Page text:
N-linked glycoproteins

These cells are synthesized and modified within two membrane-bounds in one cell. One part is a rough endoplasmic and the other is called Golgi apparatus, this is the compound that makes the glycoprotein and is found in the surface layer of the skin with the addition of amino acids making a structure called polypeptide. There are over twenty amino acids that can synthesize the N-linked glycoprotein. One other unique trait of this collection of proteins is the fact it contains carbohydrates which is an additional overall benefit for the performance and general look, feel and health of the skin.

O-linked glycoproteins

O-linked glycoproteins are usually synthesized by the addition of sugar residues to the polypeptides in the Golgi apparatus, but unlike N-linked glycoproteins, O-linked glycoproteins are synthesized by the addition of single sugar residue at a time. Once they are attached, they become part of the extracellular matrix that is part of the skin and its structure.

Nonenzymatic glycosylation

What makes nonenzymatic is how the glycoproteins are created by the chemical addition of sugar to polypeptides. The main factors that that control glycosylation are simply time and concentration of sugars. You will also find that nonenzymatic glycosylation can occur more frequently for those with a higher circulating levels of glucose, this is therefore linked with the monitoring and long-term maintenance of blood sugar levels to those who suffer with diabetes.

There you have a run-down of the three classes of glycoproteins and how they function, you will find there are a selection of various products that contain each of these protein structures that can benefit the skin and body. 

What are glacial glycoproteins?

Glacial glycoproteins are is protein derived from sea glaciers to help protect the skin as well as deeply hydrating by locking in moisture and preventing water loss from the skin. Compared to other forms of glycoproteins, these are able to work well with other skin ingredients such as hyaluronic acid, squalene and niacinamide, all of which can used in conjunction with glacial glycoproteins leaving you with skin that remains in its heathiest state with the protective barrier fully functioning and containing the correct levels of water and oil.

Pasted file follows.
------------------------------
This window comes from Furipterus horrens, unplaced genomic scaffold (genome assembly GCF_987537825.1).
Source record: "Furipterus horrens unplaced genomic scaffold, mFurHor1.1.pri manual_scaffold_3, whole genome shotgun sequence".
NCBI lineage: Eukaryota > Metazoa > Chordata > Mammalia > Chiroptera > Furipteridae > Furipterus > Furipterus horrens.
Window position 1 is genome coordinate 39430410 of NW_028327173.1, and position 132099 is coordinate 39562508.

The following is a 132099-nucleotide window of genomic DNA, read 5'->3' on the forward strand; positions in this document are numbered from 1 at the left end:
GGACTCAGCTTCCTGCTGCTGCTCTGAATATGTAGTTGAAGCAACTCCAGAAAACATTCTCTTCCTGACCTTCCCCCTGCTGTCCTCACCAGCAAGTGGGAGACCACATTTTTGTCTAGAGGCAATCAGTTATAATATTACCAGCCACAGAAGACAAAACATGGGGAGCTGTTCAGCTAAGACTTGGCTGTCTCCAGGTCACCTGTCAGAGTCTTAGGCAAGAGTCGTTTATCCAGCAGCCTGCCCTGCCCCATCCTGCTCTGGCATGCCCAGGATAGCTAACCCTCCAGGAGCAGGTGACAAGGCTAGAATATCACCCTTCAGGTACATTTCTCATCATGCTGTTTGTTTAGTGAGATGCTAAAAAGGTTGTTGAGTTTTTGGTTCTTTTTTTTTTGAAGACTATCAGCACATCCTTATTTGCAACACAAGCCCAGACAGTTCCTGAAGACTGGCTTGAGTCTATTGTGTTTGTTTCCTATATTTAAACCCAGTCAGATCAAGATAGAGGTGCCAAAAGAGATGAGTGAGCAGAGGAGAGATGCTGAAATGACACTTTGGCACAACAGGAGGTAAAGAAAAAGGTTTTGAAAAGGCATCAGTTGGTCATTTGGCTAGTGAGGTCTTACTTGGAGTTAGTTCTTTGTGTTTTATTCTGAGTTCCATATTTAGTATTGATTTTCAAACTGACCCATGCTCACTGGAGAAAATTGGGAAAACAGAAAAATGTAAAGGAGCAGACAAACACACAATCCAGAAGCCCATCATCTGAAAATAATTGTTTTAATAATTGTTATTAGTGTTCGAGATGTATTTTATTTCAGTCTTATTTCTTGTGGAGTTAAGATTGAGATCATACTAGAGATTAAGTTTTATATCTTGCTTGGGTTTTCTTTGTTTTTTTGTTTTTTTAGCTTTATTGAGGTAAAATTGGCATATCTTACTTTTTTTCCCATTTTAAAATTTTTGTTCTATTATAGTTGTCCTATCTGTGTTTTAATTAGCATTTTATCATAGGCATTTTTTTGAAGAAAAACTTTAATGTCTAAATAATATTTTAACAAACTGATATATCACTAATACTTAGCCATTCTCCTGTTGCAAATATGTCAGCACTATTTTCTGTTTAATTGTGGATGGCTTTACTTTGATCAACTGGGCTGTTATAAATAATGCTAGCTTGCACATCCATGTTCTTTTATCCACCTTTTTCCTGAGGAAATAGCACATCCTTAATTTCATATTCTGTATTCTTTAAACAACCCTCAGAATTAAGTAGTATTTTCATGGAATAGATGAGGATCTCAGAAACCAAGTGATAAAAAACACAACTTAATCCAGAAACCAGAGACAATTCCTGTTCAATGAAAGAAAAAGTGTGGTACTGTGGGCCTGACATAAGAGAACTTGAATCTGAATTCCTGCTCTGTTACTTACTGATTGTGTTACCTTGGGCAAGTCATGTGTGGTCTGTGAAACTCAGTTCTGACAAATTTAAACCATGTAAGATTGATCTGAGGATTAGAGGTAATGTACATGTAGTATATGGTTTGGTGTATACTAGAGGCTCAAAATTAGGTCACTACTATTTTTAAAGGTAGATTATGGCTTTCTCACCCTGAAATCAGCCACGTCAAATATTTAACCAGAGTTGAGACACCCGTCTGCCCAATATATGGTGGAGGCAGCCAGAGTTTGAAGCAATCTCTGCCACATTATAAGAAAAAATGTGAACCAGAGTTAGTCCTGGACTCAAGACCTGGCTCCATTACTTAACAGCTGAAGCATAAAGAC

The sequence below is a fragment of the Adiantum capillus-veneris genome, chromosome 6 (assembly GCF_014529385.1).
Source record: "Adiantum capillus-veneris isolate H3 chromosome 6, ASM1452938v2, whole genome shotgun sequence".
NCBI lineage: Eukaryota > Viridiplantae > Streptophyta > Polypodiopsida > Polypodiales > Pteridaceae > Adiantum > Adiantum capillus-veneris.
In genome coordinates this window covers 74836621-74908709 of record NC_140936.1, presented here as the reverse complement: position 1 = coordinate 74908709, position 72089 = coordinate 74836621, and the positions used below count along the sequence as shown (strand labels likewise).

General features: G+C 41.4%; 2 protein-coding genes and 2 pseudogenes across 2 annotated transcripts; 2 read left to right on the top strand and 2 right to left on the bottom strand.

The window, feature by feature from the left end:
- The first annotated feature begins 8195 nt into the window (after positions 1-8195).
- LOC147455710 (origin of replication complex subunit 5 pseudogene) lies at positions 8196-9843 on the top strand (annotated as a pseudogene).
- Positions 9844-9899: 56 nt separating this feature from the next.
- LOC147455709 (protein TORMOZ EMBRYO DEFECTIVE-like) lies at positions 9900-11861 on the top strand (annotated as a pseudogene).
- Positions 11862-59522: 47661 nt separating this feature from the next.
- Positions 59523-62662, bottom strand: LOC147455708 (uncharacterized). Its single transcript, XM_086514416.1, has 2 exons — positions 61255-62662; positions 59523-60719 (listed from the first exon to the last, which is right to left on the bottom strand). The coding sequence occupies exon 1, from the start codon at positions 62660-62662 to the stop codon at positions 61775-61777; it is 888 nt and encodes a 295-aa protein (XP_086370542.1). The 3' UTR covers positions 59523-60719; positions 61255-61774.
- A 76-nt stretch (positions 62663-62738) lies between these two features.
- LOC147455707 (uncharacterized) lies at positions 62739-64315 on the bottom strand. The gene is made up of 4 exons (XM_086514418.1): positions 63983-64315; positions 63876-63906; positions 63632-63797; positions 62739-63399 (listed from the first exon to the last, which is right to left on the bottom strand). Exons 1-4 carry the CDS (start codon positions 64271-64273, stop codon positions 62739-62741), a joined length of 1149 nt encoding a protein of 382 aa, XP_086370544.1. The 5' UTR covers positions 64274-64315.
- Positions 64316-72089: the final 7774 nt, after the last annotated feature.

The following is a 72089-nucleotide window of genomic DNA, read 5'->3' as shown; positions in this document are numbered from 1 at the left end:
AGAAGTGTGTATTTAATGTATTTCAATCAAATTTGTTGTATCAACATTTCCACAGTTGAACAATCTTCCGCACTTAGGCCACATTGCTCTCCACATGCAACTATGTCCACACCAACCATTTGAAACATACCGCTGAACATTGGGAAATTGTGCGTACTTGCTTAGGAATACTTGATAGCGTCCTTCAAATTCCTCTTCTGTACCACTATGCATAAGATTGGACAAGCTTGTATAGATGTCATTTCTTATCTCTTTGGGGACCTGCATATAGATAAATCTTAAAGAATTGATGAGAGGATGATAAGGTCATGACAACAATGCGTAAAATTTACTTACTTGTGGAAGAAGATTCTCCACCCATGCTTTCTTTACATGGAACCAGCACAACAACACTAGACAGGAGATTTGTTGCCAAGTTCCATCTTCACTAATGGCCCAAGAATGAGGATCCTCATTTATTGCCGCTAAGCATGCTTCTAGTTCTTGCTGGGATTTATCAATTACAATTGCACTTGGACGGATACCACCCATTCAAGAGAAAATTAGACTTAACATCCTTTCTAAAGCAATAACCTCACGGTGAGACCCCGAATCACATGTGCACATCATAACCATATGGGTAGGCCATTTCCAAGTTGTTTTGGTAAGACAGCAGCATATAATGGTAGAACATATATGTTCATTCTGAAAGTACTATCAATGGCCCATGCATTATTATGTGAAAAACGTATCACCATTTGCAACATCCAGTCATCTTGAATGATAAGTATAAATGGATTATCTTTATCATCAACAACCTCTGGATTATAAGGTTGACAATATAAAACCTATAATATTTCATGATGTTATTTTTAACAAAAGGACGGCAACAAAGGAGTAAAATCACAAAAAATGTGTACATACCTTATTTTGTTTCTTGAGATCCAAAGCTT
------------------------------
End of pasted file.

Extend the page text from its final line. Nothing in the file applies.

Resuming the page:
Glycosylation versus glycation

Glycoproteins get their sugar from an enzymatic process that can help the molecule it attached itself to will function correctly. The other known process is called glycation which does not have an enzymatic process but instead covalently bonds sugars to proteins and lipids. Glycation also naturally occurs during the ageing process and is sometimes accelerated in diabetic patients with high levels of glucose found in their blood.

So, there you have a little more information about glycoproteins, which generally speaking provides numerous benefits to the skin from supporting the skin structure and protecting the skin from infection and other damage. By treating different areas of the skin and depending on the different hydration levels the skin is able to fully function and remain healthy, moisturised and feeling comfortable.